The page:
Monday, February 22, 2010
Over the years that I've been researching and writing, I've been fortunate enough to have access to extracts from the diaries of several generations of the men who farmed the valley that my Waituhi Valley is based on; portions that have survived, at least in transcript, within the extended family. But recently I was given a great gift: the 1910 diary of my husband's great-grandfather.
He was a punctilious diarist, writing an entry for every day with the notable exception of Sundays, which were always left blank, their events recorded on the following day. This was a man who took the Sabbath seriously. A family story survives in oral form of the day Great-grandfather, when driving in to Sunday service, saw a man ploughing a field. He stopped the buggy, got out, and went across the paddock to tell the plougher what his afterworld destination would be if he did not mend his ways. (The man's response has not been recorded).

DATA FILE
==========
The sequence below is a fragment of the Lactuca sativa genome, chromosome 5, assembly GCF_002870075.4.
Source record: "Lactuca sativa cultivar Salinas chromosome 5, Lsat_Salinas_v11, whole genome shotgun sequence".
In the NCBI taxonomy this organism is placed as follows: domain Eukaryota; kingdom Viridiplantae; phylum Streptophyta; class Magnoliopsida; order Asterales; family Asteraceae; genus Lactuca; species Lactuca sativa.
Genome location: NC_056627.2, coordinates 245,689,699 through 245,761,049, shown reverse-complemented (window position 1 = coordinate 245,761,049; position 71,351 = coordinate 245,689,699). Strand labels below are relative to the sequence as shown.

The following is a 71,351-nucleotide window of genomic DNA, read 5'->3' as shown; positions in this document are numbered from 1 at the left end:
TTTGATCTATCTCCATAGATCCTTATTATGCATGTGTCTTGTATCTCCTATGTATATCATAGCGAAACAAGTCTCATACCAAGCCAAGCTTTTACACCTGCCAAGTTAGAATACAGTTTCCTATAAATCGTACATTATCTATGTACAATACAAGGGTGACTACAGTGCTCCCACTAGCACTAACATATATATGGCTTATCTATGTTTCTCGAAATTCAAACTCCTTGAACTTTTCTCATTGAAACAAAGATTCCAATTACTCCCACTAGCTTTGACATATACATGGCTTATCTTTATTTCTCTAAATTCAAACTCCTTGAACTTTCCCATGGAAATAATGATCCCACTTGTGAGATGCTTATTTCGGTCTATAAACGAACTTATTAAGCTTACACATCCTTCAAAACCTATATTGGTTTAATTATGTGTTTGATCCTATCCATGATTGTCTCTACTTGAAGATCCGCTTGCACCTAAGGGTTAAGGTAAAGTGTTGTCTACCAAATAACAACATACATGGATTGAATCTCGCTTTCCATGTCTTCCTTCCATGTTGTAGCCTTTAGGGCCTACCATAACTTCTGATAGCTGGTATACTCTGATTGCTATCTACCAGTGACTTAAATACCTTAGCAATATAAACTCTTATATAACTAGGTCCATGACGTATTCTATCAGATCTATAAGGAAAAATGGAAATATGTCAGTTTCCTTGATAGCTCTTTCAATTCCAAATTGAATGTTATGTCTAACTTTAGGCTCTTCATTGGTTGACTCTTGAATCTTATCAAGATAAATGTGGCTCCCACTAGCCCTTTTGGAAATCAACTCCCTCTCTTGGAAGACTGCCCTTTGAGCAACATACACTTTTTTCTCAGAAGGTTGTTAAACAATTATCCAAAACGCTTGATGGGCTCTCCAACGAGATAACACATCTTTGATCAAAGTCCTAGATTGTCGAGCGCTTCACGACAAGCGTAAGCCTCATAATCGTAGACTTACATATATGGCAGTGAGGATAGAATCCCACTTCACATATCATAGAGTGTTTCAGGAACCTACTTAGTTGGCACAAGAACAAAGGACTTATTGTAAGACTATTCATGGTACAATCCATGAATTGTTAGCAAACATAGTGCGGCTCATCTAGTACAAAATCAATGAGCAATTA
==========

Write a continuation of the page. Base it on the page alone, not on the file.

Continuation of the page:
So what did this farmer find to write about? The range of topics is fascinating, from the careful recording of expenses as small as a few pennies for a new spade handle through to (one would hope) far more significant events like the birth of a new grandchild. Sometimes the juxtaposition of such entries can be startling: on the very same day Great-grandfather writes of learning that his beloved oldest daughter is dangerously ill with scarlet fever, he also records that "Harold took in the four pigs today to [the local stock agents] Dalgetys and Co.".
This man spent much of his childhood trailing from one goldfield to another, first in Australia then in New Zealand, with a father who had a severe dose of gold fever, and I imagine that his education was sketchy at best. His handwriting is a challenge at times; certainly a long way from the copperplate one sometimes finds in the writings of those educated in the late 19th century. But the effort is well-rewarded.